As I have said, I cannot claim to be on the side of conservative "orthodoxy" with this argument. Rush Limbaugh virtually defines conservative orthodoxy in today's country, and the Republicans are closer--now that they are out of power--to conservative orthodoxy than I am. So I cannot "disown" people who support the "temporary" tax relief approach as the present "conservative" approach. I accept those people as "conservatives". They may be regarded as more conservative than I am, since modern "conservatism" seems to embrace "specialized" tax relief as the leftist type "deceptive" (my word) approach toward sneaking in lower taxes--"deceptive" in that these conservatives want permanent lower taxes, but are willing to undermine long term tax relief in favor of short term tactical victory. I have the saving grace of being right on this, while Rush Limbaugh, Republicans, and other conservatives are wrong.
With the abve long-winded introduction, which is--obviously--part of this part 3, here is part 3 of my series as to Rush Limbaugh and the Republicans being wrong on taxes:
3. Tax holiday. Item 4 will deal witht he least defensible part of this proposal--the "holiday" on making Social Security payments. I am willing to go so far as to say that the undermining of the very concept of Social Security, by treating it as an ordinary "tax" equivalent to the income tax, is a fundamental betrayal of conservative principles for short term political gain. I can't disown the people favioring this disastrous idea as "conservatives", because the very people who define modern "conservatism" are embracing the idea. Doesn't matter. The idea is still a betrayal of conservative principles, and an invitation to future disaster.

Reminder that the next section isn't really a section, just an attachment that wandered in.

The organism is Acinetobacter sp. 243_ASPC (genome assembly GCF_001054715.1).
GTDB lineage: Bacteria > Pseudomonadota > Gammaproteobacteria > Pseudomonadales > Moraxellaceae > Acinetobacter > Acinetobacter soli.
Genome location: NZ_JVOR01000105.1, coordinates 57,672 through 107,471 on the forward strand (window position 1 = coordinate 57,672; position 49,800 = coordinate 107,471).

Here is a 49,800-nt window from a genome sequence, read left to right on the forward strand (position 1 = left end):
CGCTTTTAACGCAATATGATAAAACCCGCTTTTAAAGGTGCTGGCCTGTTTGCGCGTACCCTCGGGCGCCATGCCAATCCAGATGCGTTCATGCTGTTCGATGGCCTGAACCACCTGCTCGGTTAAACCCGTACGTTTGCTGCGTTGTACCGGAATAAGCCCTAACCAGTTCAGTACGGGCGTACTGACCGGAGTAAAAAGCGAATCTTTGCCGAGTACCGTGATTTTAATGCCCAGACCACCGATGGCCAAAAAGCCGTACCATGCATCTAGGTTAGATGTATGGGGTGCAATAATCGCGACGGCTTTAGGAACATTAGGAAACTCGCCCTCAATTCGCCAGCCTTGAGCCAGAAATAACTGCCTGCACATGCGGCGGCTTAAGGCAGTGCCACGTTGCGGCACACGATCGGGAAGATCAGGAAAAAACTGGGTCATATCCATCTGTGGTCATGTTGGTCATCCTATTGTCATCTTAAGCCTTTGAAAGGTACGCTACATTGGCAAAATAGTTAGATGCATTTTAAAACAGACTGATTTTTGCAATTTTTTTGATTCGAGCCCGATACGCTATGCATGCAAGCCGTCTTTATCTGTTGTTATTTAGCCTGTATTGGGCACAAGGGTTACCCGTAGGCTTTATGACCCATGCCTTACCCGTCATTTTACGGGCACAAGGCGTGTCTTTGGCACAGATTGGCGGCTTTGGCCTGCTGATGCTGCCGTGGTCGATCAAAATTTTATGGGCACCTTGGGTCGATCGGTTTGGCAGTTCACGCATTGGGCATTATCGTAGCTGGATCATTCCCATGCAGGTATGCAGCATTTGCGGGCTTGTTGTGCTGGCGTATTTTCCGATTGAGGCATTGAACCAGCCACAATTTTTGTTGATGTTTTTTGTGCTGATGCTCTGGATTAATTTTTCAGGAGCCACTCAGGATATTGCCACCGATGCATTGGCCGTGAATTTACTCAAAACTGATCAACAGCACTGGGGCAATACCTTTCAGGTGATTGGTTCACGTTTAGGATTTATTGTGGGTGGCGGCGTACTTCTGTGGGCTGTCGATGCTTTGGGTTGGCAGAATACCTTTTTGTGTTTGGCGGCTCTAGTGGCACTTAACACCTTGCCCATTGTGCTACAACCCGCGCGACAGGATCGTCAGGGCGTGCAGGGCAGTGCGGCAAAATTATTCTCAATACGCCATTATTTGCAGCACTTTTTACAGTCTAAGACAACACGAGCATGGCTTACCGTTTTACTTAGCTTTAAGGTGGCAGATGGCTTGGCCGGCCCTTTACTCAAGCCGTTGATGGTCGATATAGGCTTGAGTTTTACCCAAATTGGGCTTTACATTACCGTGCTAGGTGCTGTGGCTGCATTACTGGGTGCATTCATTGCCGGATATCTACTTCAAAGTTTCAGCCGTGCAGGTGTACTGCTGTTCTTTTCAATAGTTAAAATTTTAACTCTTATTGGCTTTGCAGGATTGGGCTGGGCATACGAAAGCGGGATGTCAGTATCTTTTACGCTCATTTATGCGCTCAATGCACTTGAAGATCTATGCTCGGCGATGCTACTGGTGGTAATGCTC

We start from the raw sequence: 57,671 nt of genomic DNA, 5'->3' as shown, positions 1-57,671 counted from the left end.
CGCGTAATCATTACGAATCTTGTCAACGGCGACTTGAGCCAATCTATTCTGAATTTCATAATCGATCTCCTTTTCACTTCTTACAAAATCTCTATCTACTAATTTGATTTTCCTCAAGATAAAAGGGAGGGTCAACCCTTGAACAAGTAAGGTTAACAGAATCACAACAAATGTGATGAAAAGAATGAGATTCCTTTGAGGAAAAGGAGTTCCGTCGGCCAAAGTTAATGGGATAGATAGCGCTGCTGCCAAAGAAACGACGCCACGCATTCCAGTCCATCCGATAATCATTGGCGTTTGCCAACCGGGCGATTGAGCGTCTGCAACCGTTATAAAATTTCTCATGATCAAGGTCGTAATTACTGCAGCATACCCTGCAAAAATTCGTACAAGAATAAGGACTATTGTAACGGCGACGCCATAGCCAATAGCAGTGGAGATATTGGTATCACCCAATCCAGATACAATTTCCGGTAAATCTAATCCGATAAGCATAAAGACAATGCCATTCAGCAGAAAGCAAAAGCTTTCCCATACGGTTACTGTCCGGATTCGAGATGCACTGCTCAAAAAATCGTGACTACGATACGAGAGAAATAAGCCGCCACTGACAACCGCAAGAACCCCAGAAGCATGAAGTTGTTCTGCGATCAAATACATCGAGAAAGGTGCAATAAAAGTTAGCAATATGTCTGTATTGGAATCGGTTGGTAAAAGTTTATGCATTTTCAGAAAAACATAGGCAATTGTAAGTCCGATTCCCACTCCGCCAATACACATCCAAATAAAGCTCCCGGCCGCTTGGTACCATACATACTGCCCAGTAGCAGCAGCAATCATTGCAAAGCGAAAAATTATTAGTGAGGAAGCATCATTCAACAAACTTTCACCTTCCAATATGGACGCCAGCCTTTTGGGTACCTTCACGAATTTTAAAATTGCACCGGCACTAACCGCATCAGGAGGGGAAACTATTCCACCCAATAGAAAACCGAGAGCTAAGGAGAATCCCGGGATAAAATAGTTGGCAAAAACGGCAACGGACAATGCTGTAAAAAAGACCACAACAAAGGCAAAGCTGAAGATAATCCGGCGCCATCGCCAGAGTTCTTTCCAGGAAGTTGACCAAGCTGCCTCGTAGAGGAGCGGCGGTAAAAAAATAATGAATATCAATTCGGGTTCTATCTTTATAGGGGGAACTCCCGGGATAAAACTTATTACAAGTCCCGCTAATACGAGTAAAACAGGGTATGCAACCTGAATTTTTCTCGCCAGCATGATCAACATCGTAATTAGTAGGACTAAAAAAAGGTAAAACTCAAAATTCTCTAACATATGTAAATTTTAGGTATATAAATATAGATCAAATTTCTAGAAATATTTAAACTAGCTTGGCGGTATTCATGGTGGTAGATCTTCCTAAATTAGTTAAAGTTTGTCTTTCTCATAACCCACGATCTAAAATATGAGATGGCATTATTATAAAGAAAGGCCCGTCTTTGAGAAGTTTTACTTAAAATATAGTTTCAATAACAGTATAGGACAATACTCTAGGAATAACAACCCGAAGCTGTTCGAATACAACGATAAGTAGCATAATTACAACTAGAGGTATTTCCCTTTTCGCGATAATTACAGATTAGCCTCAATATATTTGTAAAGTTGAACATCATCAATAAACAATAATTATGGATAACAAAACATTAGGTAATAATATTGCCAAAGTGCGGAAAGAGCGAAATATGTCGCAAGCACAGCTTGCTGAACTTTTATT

The "tax holiday" idea--going beyond the Social Seurity tax relief part--is the idea that we should make "stimulus" payments to people by means of giving them something like a 3 moth holiday from both the Federal income tax and the Social Security tax.
How is this "different" from the $600 "stimulus" payments last summer--enacted by the Sush Administration with both Democratic and Republican support? Answer: It is not "different". It is fundamentally the same. Note that last summer's tax "rebates" (given to many people who paid no income tax) did have a short term "stimulative" effect, at the cost of making the immediately subsequent collapse worse--addding hundreds of billions of dollars to the deficit for no ultimate benefit (in fact, ultimate detriment).
How did last summers "stimulus" increase the panic collapse in October? If you don't instinctively understand this, I probably am not going to be able to convince you that "stimulus" can make collpase worse. Nevertheless, it is true. That is because the "stimulus" is not real and continuing. It is false and temporary. Thus, people may be encouraged to spend, and businesses to expand, only to come up against a stone wall when the "stimulus" is removed. That is exactly what happened last summer. Worse, like a drug addiction, the next "stimulus" will not "work" as well to "stimulate" on that short term basis (since people learn, if slowly and imperfedctly). Therefore each future "simulus" will have less and less effect.